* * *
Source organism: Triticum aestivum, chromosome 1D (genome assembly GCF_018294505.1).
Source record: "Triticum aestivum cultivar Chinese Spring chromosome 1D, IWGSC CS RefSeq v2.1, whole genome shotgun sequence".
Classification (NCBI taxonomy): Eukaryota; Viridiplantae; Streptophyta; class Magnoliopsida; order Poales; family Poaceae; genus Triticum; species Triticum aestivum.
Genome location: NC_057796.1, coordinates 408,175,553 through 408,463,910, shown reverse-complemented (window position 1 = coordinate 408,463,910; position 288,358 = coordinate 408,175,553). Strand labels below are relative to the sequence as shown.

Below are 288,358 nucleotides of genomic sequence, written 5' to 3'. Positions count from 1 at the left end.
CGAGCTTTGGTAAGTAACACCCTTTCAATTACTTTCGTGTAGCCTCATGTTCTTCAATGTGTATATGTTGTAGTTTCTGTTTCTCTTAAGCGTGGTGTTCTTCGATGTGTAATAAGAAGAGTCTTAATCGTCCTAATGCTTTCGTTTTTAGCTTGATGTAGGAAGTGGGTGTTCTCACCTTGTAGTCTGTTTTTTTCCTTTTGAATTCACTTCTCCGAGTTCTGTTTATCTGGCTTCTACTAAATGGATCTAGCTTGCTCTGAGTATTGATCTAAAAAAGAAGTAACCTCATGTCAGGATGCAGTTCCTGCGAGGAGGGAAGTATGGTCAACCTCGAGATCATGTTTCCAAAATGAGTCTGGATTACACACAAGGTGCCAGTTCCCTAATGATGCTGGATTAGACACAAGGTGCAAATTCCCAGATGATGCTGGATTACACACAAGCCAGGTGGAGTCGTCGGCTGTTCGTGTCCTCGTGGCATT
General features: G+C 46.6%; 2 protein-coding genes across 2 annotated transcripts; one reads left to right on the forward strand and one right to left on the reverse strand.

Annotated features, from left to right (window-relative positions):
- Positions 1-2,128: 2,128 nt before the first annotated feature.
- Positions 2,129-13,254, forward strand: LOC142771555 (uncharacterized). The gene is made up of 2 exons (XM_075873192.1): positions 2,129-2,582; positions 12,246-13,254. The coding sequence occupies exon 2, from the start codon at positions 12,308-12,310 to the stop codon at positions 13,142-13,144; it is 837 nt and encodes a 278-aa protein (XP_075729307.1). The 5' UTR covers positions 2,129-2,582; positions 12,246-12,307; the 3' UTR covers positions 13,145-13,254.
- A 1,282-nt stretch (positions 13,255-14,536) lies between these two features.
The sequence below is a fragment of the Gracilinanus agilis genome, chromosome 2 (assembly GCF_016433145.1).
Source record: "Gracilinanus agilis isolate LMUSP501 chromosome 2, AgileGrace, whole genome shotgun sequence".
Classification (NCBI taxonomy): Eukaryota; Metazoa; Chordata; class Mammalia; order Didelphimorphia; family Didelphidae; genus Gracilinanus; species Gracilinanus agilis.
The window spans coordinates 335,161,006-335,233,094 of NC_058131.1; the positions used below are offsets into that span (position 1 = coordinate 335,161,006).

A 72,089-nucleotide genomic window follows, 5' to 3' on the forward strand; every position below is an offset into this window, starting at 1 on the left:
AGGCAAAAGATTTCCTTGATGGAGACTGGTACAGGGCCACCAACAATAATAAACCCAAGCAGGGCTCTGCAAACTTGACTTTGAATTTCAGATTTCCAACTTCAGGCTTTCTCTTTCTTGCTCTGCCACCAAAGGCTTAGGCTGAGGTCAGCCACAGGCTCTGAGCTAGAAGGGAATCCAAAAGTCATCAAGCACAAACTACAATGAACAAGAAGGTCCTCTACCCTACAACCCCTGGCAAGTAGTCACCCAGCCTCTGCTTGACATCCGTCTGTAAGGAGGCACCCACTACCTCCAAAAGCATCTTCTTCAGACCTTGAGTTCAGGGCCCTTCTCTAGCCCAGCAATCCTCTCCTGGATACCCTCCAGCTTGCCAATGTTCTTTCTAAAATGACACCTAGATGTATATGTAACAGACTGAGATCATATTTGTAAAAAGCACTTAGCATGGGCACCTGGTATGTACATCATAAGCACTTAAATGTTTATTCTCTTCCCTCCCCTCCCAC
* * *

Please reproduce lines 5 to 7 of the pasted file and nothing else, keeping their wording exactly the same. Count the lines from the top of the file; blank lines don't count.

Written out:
Below are 288,358 nucleotides of genomic sequence, written 5' to 3'. Positions count from 1 at the left end.
CGAGCTTTGGTAAGTAACACCCTTTCAATTACTTTCGTGTAGCCTCATGTTCTTCAATGTGTATATGTTGTAGTTTCTGTTTCTCTTAAGCGTGGTGTTCTTCGATGTGTAATAAGAAGAGTCTTAATCGTCCTAATGCTTTCGTTTTTAGCTTGATGTAGGAAGTGGGTGTTCTCACCTTGTAGTCTGTTTTTTTCCTTTTGAATTCACTTCTCCGAGTTCTGTTTATCTGGCTTCTACTAAATGGATCTAGCTTGCTCTGAGTATTGATCTAAAAAAGAAGTAACCTCATGTCAGGATGCAGTTCCTGCGAGGAGGGAAGTATGGTCAACCTCGAGATCATGTTTCCAAAATGAGTCTGGATTACACACAAGGTGCCAGTTCCCTAATGATGCTGGATTAGACACAAGGTGCAAATTCCCAGATGATGCTGGATTACACACAAGCCAGGTGGAGTCGTCGGCTGTTCGTGTCCTCGTGGCATT
General features: G+C 46.6%; 2 protein-coding genes across 2 annotated transcripts; one reads left to right on the forward strand and one right to left on the reverse strand.